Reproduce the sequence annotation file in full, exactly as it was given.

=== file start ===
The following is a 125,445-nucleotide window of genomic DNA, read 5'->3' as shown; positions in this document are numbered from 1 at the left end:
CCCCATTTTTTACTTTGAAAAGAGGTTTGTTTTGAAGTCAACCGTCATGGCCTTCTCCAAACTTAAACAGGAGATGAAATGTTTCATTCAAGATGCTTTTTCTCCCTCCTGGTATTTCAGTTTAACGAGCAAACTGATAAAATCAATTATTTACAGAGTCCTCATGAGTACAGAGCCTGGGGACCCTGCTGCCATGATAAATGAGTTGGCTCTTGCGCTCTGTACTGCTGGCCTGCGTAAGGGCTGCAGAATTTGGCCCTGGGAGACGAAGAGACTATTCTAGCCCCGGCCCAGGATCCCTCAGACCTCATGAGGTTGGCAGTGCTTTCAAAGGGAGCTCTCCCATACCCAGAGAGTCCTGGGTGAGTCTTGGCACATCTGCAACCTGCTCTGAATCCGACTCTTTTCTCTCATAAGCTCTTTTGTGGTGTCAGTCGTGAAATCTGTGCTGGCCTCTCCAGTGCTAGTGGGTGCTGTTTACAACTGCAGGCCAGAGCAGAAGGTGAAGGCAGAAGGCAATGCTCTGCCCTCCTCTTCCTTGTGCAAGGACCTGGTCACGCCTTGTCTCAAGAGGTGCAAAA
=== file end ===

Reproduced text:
The following is a 125,445-nucleotide window of genomic DNA, read 5'->3' as shown; positions in this document are numbered from 1 at the left end:
CCCCATTTTTTACTTTGAAAAGAGGTTTGTTTTGAAGTCAACCGTCATGGCCTTCTCCAAACTTAAACAGGAGATGAAATGTTTCATTCAAGATGCTTTTTCTCCCTCCTGGTATTTCAGTTTAACGAGCAAACTGATAAAATCAATTATTTACAGAGTCCTCATGAGTACAGAGCCTGGGGACCCTGCTGCCATGATAAATGAGTTGGCTCTTGCGCTCTGTACTGCTGGCCTGCGTAAGGGCTGCAGAATTTGGCCCTGGGAGACGAAGAGACTATTCTAGCCCCGGCCCAGGATCCCTCAGACCTCATGAGGTTGGCAGTGCTTTCAAAGGGAGCTCTCCCATACCCAGAGAGTCCTGGGTGAGTCTTGGCACATCTGCAACCTGCTCTGAATCCGACTCTTTTCTCTCATAAGCTCTTTTGTGGTGTCAGTCGTGAAATCTGTGCTGGCCTCTCCAGTGCTAGTGGGTGCTGTTTACAACTGCAGGCCAGAGCAGAAGGTGAAGGCAGAAGGCAATGCTCTGCCCTCCTCTTCCTTGTGCAAGGACCTGGTCACGCCTTGTCTCAAGAGGTGCAAAA